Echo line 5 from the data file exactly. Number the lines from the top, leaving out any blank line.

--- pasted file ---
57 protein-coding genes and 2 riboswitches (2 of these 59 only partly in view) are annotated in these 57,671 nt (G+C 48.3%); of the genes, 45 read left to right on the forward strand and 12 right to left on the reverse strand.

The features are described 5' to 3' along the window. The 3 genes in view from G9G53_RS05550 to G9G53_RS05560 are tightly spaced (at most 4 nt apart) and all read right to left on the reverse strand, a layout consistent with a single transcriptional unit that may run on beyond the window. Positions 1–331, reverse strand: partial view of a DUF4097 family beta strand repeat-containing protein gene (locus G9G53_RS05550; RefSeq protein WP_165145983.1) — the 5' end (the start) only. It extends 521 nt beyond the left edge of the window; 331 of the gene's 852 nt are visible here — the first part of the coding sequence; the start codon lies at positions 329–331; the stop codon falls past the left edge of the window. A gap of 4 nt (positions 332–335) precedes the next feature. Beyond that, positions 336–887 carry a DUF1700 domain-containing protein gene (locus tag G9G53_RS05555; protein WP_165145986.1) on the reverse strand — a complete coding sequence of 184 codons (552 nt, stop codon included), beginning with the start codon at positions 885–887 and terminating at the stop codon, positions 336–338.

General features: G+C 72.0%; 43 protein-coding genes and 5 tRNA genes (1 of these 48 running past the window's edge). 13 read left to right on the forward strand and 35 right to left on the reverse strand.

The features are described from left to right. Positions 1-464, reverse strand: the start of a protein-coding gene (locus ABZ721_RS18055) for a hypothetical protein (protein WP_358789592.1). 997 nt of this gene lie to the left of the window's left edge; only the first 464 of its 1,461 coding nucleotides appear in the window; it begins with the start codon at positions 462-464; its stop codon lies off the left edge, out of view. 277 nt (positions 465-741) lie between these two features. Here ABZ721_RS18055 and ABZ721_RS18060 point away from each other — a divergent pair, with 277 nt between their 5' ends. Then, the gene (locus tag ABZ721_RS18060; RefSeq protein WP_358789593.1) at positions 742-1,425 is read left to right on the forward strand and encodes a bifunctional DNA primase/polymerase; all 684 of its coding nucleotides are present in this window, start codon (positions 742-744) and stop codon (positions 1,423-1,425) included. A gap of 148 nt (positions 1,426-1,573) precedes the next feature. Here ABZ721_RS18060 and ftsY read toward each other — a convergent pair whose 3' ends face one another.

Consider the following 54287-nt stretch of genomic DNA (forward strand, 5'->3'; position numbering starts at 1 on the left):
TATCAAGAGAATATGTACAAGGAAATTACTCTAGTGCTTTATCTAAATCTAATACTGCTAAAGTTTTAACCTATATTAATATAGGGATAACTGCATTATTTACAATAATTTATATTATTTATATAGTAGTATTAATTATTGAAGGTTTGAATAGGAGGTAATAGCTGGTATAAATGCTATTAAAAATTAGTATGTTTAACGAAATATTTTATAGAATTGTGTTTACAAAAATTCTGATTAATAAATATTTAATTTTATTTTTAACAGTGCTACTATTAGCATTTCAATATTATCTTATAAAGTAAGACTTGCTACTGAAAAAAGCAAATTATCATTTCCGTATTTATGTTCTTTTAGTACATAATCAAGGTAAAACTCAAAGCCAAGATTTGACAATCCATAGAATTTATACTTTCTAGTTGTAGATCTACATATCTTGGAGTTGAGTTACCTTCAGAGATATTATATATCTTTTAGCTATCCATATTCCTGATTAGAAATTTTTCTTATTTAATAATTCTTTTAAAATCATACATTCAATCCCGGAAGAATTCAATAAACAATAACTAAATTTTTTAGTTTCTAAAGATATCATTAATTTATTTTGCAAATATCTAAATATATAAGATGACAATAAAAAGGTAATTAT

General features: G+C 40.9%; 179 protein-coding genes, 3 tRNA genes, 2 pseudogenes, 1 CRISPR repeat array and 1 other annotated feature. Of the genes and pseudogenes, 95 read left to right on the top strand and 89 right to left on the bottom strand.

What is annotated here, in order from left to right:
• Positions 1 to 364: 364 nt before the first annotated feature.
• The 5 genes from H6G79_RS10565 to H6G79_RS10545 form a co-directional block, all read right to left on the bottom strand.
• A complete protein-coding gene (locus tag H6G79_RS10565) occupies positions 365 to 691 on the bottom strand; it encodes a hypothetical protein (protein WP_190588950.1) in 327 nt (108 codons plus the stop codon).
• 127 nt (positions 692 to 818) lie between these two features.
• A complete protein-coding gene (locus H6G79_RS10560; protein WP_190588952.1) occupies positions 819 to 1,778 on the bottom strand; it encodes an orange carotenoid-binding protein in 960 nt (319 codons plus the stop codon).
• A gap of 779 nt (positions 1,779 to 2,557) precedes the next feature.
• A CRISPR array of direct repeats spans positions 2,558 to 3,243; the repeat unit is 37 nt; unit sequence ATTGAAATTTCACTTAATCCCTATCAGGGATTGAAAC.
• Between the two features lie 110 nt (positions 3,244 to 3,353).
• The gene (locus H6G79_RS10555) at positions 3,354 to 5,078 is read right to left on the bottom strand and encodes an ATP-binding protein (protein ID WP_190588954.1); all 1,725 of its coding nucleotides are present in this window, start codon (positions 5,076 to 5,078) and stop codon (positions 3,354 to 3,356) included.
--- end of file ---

Consider the following 54287-nt stretch of genomic DNA (forward strand, 5'->3'; position numbering starts at 1 on the left):